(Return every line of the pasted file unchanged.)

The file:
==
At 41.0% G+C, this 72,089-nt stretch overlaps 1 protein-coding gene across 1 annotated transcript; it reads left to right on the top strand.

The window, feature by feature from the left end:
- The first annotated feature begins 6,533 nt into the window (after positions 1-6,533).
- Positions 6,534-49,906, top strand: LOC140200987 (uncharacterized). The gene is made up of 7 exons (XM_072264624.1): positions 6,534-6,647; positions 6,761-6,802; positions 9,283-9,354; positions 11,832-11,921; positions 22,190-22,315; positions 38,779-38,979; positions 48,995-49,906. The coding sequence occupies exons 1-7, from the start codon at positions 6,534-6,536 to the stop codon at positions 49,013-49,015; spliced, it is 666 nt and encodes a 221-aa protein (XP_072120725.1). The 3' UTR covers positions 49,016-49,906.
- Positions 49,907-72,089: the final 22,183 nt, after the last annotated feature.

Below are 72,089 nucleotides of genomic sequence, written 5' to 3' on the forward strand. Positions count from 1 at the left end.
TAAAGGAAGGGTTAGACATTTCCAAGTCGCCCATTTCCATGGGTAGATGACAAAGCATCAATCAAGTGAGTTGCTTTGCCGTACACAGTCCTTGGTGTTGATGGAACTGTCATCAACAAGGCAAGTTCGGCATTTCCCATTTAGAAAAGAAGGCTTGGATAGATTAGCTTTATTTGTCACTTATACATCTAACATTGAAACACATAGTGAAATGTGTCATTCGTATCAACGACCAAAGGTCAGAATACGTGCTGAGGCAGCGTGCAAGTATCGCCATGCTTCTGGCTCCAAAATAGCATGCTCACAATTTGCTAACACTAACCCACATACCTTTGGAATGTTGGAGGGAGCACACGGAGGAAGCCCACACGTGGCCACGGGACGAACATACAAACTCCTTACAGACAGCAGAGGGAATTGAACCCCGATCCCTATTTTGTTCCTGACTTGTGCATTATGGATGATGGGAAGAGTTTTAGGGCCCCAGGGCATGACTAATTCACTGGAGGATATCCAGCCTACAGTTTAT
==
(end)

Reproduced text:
At 41.0% G+C, this 72,089-nt stretch overlaps 1 protein-coding gene across 1 annotated transcript; it reads left to right on the top strand.

The window, feature by feature from the left end:
- The first annotated feature begins 6,533 nt into the window (after positions 1-6,533).
- Positions 6,534-49,906, top strand: LOC140200987 (uncharacterized). The gene is made up of 7 exons (XM_072264624.1): positions 6,534-6,647; positions 6,761-6,802; positions 9,283-9,354; positions 11,832-11,921; positions 22,190-22,315; positions 38,779-38,979; positions 48,995-49,906. The coding sequence occupies exons 1-7, from the start codon at positions 6,534-6,536 to the stop codon at positions 49,013-49,015; spliced, it is 666 nt and encodes a 221-aa protein (XP_072120725.1). The 3' UTR covers positions 49,016-49,906.
- Positions 49,907-72,089: the final 22,183 nt, after the last annotated feature.

Below are 72,089 nucleotides of genomic sequence, written 5' to 3' on the forward strand. Positions count from 1 at the left end.
TAAAGGAAGGGTTAGACATTTCCAAGTCGCCCATTTCCATGGGTAGATGACAAAGCATCAATCAAGTGAGTTGCTTTGCCGTACACAGTCCTTGGTGTTGATGGAACTGTCATCAACAAGGCAAGTTCGGCATTTCCCATTTAGAAAAGAAGGCTTGGATAGATTAGCTTTATTTGTCACTTATACATCTAACATTGAAACACATAGTGAAATGTGTCATTCGTATCAACGACCAAAGGTCAGAATACGTGCTGAGGCAGCGTGCAAGTATCGCCATGCTTCTGGCTCCAAAATAGCATGCTCACAATTTGCTAACACTAACCCACATACCTTTGGAATGTTGGAGGGAGCACACGGAGGAAGCCCACACGTGGCCACGGGACGAACATACAAACTCCTTACAGACAGCAGAGGGAATTGAACCCCGATCCCTATTTTGTTCCTGACTTGTGCATTATGGATGATGGGAAGAGTTTTAGGGCCCCAGGGCATGACTAATTCACTGGAGGATATCCAGCCTACAGTTTAT